Today’s wrong solution is tomorrow’s constraint. A holistic vision - an underlying philosophy - must guide technical decisions. LSM provides the strategy for a sound and future-ready approach.

LSM embraces Graded Browser Support by using one markup document, subsequently layered with stylesheets and scripts that provide a gradually enhanced experience across a wide variety of browsers and devices.

This approach has profound advantages over other browser support approaches such as graceful degradation. Graded Browser Support recognizes that advanced technology support is not a guarantee of the future, and that legacy software as well as alternative devices (mobile) must always be considered. Graded Browser Support defines support in terms of current capabilities, not in terms of legacy or obsolete software; it embraces accessibility, universality, and peaceful coexistence with more feature-rich browsers/devices; and it allows for adoption of new technology and strategies without leaving any browser/device behind.


This work is heavily influenced and contains directly passages from Debra Chamra's "Progressive Enhancement: Paving the Way for Future Web Design", Steven Champeon and Nick Finck's presentation "Inclusive Web Design For the Future with Progressive Enhancement", and Steven Champeon's "Progressive Enhancement and the Future of Web Design", all of which may be found here.

Thanks also to the great people who have endlessly debated and developed these topics with me: James Berry, Sean Imler, Todd Kloots, Jon Koshi, Mike Lee, Thomas Sha, Matt Sweeney, Chanel Wheeler, and Christina Wodtke; and everybody else; and to everybody who puts their ideas online so that others may be inspired. Thanks.

Posted by Nate Koechley on February 9, 2005 at 03:22 PM in Accessibility, Internationalization, CSS Media Types, Browsers, Design, Engineering, Idea, Information Architecture, Interaction Design, Layered Semantic Markup, References, Search, Search Engines, Search Engine Optimization (SEO), Software and Tools, Visual Design, Web Development | Permalink | Comments (7) | TrackBack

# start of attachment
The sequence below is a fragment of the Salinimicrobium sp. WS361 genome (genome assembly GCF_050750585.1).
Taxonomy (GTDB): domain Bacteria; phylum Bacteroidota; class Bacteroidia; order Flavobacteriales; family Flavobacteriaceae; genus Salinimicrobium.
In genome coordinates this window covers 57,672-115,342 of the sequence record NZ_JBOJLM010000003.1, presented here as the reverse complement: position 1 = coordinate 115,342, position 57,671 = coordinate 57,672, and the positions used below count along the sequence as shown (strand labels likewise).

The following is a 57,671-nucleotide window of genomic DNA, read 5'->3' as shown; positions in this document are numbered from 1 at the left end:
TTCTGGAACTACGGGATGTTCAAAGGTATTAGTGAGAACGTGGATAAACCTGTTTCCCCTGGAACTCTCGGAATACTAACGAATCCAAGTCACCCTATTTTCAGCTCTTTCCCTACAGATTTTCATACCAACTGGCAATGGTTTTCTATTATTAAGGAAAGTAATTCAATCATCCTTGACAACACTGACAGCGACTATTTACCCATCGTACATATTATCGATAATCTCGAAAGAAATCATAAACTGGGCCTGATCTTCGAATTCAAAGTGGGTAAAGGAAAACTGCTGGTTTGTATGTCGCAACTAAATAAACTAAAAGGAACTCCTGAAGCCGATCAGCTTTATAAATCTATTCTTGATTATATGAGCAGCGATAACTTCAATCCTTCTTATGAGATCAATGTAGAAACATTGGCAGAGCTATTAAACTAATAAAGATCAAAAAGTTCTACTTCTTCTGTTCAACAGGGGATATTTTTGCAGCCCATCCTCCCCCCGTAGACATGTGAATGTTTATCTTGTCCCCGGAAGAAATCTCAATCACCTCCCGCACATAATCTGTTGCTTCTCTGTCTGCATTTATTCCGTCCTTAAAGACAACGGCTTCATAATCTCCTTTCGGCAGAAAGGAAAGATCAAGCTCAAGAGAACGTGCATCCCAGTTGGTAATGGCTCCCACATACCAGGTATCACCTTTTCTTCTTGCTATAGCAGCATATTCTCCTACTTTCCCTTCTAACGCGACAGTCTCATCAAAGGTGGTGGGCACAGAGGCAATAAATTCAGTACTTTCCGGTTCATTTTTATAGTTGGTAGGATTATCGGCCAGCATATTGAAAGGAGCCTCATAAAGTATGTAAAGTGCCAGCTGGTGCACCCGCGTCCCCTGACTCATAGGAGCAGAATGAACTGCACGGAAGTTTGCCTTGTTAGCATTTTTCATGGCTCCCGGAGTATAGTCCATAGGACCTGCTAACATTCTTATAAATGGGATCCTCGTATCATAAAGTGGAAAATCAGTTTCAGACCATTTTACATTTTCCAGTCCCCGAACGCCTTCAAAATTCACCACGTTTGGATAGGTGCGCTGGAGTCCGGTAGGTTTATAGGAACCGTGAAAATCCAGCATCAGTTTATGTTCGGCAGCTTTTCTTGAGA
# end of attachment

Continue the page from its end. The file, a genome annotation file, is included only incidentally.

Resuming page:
SMS Clipping with Yahoo! Local Search

Send search results to your phone from your desktop.

Yahoo! Local released a new search feature today, allowing you to quickly send clips of search results to you phone via a free SMS text message. You can do this directly from the search results page - no page reload necessary. It couldn't be easier:

Here's how:

From the front page of Yahoo!, click the "Local" tab to toggle the search box, and enter a local search. (Or use http://local.yahoo.com directly.) Search for anything you'd find in a yellow pages, or anything with an address. All your saved addressed from Y!Maps and other Y! sites should be available as locations to search around.


From the search results page (SRP), click "Send to Phone" to send the listing to your phone. It's sent via SMS I think.


The Send interface is straight forward, and let's you enter a phone number, or select a previously used or saved mobile number. (It seems to default to whatever number you've registered with http://mobile.yahoo.com, though that step isn't necessary.)


From the standard SRP view, you can click "View Results on Map" to see them graphically displayed around your search location. (Viewing results on a map is great, and also lets you quickly find nearby parking, ATMs, restaurants -- even nearby public restrooms.)


From this map view, click any of the numbered representations for more information, and the option to "Send to Phone".


Enter the recipient phone number in the same manner as from the SRP list view.


The resulting message looks something like this:


Give it a shot, it's pretty good. (And if you haven't played with Local search, this is the perfect opportunity.)

Congrats to my friends Chris and Jason, who were both involved with the webdev work on this.

Update: Gary Price at Search Engine Watch has an entry on this now.

Posted by Nate Koechley on January 26, 2005 at 12:11 AM in Accessibility, Internationalization, CSS Media Types, Browsers, Gadgets, HOWTO's and Tutorials, Information Architecture, Interaction Design, Knowledge & Content Management, Search, Search Engines, Search Engine Optimization (SEO), Software and Tools, Web Development, Yahoo! | Permalink | Comments (2) | TrackBack


Metafilter Tags

Matt Haughey writes: "Jumping on the delicious and flickr bandwagon, I've added tags to MetaFilter"